Hamilton City Libraries is dedicated to encouraging and contributing to continuous lifelong learning for our communities. Below are some links to community budgeting services that are available to support our communities.
BudgetLink is a confidential service open to individuals and families who are looking for support in managing their finances. Their free service provides sound advice to those experiencing financial challenges. They have been operating for over 15 years, with a team of friendly, experienced budget advisers.
Hamilton Budgeting Advisory Trust offer a FREE and CONFIDENTIAL Service to the Hamilton Community. Their services include; Budgeting Advisory Service, Financial Mentoring, Budgeting Education. Bookings can be made through their Facebook page.
Their key role is to deliver a financial management programme to the YP (youth payments) and YPP (young parent payments) clients enrolled with this service. Additionally they provide individual/whanau budgeting support.
The New Zealand Government site has links to other service providers that might be able to provide support. For example, Inland Revenue Department and Work and Income.
Hamilton City Libraries offer free video courses through Lynda.com on a huge variety of subjects. The courses below will help you get ahead with your personal finances.
Please note: the videos below are short previews of longer videos. In order to view the full videos you will need to first login to Lynda.com using your library card number and PIN. Once you are logged in you will be able to view the full content, save your progress through courses, create playlists, and have a record of certificates of completion.
Length: 9 minutes.
Struggling with your personal finances? Professors Jim and Kay Stice outline five basic tips to help you get a better handle on your money. This short course provides time-tested tips on managing your spending, managing your fixed costs (regular monthly expenses), creating a budget, investing, and saving money.
Author: Amanda Clayman
Length: 1 hour.
Even if you're normally levelheaded, "your brain on money" is different, and it can keep you financially stuck. In this course, financial therapist Amanda Clayman reveals ways you can adjust your financial habits and manage your cash flow in a positive way. Amanda helps you evaluate your current stress level and understand how your financial attitudes developed in the first place. She further helps you break down the stressful stimulus response behavior, separate your emotions from the noise, and gain a clear understanding of your situation and your options—and the consequences of past decisions. Last, she presents her framework for change, in a four-step model for managing your personal cash flow.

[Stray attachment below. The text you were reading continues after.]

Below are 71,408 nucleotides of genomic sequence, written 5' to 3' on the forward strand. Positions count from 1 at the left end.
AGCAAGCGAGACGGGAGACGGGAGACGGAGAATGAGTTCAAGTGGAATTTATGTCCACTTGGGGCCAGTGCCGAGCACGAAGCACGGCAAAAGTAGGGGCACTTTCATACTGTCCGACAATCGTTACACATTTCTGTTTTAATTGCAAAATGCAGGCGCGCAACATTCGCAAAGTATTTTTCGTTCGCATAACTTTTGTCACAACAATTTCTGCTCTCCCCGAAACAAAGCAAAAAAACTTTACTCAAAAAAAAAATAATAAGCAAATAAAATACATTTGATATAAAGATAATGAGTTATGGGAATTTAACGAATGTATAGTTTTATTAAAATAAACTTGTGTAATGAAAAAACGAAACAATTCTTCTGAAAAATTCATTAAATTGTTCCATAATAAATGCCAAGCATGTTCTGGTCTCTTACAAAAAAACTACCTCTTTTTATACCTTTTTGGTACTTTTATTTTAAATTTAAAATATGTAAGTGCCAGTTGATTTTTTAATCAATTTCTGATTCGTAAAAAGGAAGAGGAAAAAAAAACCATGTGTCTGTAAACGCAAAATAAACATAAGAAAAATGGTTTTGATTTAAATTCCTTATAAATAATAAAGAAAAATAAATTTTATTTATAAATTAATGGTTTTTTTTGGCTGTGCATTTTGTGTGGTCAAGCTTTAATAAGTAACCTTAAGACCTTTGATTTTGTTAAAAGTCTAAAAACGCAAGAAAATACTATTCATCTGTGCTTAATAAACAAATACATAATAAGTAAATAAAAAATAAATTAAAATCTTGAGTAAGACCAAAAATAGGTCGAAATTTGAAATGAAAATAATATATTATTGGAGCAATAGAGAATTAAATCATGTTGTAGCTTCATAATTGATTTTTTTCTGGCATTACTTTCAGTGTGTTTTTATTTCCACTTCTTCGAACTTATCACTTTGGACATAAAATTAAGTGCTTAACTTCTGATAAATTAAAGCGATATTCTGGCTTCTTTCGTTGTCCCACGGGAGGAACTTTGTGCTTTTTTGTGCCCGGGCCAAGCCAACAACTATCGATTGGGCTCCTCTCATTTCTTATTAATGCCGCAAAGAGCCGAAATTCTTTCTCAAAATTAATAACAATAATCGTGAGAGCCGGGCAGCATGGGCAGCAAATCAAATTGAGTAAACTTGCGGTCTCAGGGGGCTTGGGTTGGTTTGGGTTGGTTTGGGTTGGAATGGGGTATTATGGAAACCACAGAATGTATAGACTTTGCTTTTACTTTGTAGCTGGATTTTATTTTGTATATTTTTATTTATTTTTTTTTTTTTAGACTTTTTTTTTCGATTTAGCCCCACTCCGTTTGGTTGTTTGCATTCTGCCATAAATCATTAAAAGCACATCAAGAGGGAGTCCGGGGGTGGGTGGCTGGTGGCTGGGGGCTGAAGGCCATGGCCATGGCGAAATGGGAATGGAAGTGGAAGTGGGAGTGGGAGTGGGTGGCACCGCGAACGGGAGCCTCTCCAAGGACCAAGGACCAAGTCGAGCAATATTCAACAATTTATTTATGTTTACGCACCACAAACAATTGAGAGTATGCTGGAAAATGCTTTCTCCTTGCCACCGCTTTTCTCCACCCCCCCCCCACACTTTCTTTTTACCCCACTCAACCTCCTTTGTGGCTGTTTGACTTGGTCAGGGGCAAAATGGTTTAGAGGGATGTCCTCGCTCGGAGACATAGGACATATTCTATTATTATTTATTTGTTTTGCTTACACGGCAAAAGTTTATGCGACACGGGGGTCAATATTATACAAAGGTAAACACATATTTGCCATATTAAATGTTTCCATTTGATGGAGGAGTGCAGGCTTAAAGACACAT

Author: Jane Barrett
Length: 90 minutes.
For many of us who are not financial professionals, worrying about money and saving for the future can be a chore. In this course, financial expert Jane Barratt shows how opportunities arise when you change your attitude towards money. She walks you through the basics of personal finance—earning, spending, saving, and investing—with an eye for finding opportunities to enrich your life, pay down debt, and grow your money wisely.
Maximizing your earning potential.
Planning for future earnings.
Budgeting and spending.
Understanding your credit score.
Author: Amanda Clayman
Length: 67 minutes.
In this course, financial therapist Amanda Clayman shows how to tackle the financial difficulties that often sour partnerships by walking through how to create and follow a family cash flow plan. Using her five pillars of financial harmony as a guide, Amanda explains how to construct a plan that engages all family members in its implementation. Looking at money management as a system designed to meet your specific needs, she highlights common financial conflicts and shows how to create a healthy, sustainable plan. She explains how to establish ground rules for communicating effectively, prioritize each partner's "asks," assign money management roles suited to each partner's strengths, and bring it all together into a working plan.